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John F Kennedy Ate My Aunt


Musica universalis is the Music of the Spheres,
the religiosity of Ancient Greek scholars

towards the dance of celestial bodies
overlapping, echoing, spinning music,

a concentric clockwork of proportion too divine
for human ears. When I listen closely

I can never hear it, but I can hear
stellar revels, an Earth’s sorrows, lost things.

I confess to watching a single burgeoning star
in the sky and accepting its fate. I confess

to losing parts of my body in hungry travelers’
nooks, airports. I remember my father a digit splayed

across the intersection where we parted ways,
his polo like crimson crumbling under my fingers,

his thousands of eyes, pincers like saws. His flesh
near mine but already a decrepit ghost lingering

within old photographs. This quiet melody
halted when he cleared the gate: Boarding flight number

zero seven three octaves is there a resonance
for indefinite loss? A code? If I had looked

more closely, pressed my ear upon it, might
I have cracked it? Beat at it with all the vigor

of a wartime cryptanalyst matching letter
to number to note, barricaded beyond reasoning

and resistance? I couldn’t look him in the eyes,
not until I knew the signs or the motions to keep

someone in a static breadth of land, to say one thing
and mean another. I’ll see you in Paris, he said, in London,

up the Oratory. Years and years later. We’ll meet
as strangers, inconspicuous, humdrum visitors,

back to back aside the Mona Lisa, on opposite sides
of a park bench. Like the movies, except we won’t

be listening for a key to save the world, just
each other. A cipher simpler than Morse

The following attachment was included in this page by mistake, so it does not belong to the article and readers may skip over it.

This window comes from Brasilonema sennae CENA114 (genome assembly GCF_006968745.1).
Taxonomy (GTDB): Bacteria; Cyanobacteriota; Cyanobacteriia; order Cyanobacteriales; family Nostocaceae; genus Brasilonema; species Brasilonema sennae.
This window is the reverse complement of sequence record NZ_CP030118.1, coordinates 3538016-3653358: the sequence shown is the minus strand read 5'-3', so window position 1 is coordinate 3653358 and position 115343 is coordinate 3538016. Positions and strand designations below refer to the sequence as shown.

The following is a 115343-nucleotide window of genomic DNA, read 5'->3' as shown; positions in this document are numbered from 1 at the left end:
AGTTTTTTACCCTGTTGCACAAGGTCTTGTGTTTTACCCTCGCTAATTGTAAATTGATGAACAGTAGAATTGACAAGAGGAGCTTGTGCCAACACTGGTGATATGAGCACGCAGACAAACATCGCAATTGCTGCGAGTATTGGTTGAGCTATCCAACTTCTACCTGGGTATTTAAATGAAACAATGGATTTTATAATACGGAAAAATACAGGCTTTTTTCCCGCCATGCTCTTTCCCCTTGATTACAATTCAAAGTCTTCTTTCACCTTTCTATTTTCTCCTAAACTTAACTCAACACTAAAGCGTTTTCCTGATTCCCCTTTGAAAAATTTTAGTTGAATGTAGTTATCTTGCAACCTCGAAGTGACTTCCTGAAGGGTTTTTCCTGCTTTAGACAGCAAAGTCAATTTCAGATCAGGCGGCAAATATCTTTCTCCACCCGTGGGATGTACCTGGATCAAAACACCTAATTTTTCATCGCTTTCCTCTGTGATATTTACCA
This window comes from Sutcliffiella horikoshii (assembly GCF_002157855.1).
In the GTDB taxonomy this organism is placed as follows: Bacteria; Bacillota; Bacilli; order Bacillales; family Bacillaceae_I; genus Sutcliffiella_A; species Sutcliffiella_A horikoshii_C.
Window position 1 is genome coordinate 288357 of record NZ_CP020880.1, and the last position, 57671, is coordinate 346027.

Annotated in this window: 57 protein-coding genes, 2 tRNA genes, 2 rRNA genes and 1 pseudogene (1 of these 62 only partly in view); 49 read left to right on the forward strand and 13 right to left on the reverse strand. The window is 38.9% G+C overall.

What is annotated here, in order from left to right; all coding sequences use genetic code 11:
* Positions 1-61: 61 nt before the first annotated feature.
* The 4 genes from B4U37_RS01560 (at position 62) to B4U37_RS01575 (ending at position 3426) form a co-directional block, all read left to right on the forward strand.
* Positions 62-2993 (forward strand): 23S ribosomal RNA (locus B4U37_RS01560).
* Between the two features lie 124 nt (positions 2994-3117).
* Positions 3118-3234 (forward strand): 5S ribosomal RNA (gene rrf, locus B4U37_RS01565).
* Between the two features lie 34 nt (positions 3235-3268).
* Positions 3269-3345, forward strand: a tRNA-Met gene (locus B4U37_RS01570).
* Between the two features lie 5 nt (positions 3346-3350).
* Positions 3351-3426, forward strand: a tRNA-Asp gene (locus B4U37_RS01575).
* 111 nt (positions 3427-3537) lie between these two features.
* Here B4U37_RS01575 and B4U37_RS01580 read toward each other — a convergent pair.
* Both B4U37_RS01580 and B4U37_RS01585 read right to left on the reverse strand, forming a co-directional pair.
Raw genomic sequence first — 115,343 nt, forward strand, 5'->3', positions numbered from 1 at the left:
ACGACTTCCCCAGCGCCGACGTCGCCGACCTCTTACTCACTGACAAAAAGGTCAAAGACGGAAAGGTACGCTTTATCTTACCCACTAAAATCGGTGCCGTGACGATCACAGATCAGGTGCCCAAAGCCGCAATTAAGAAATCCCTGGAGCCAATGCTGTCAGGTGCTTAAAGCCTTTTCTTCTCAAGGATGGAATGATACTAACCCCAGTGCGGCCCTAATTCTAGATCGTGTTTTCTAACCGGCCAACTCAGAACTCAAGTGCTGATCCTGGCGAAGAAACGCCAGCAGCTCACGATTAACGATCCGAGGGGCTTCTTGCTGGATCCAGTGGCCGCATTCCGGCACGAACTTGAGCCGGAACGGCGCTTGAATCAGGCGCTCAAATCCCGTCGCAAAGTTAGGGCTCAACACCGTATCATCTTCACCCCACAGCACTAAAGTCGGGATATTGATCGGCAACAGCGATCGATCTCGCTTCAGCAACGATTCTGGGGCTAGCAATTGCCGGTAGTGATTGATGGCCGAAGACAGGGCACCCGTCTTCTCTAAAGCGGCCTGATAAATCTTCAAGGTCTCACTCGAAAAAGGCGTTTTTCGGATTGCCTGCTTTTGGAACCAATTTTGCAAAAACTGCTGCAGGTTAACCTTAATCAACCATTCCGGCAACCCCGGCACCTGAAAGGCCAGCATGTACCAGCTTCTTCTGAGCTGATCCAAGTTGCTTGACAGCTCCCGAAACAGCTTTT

and more grueling than Voynich to unravel
is the beating of a human heart to another

that hums a chord of its own, silent to everyone
but the closest. Now I can barely remember

if it was substitution or transposition, in his
language or mine, polyalphabetic or mono. I lost

the exacts, but a human head can save a tune for
centuries: LaGuardia consumed my father.

John F Kennedy ate my aunt. Newark Liberty
swallowed my grandmother whole and I lost them

to white forsythia and volcanic islands ringing
the Yellow Sea. I wait for them to signal me,

though their lights dim across oceans. I know
when my father knocks back a constellation or two

to intoxicating night air, he is drunk on galaxies
on the other side of the world. But I think

in the quiet of my nights and his early dawns,
we pause for poetic order—

We hear the Music of the Spheres.

Yejin Suh is a Korean-American student in New Jersey. She has been recognized by the Scholastic Awards. Her work appears in Crashtest Magazine, The Eunoia Review, and Just Poetry.

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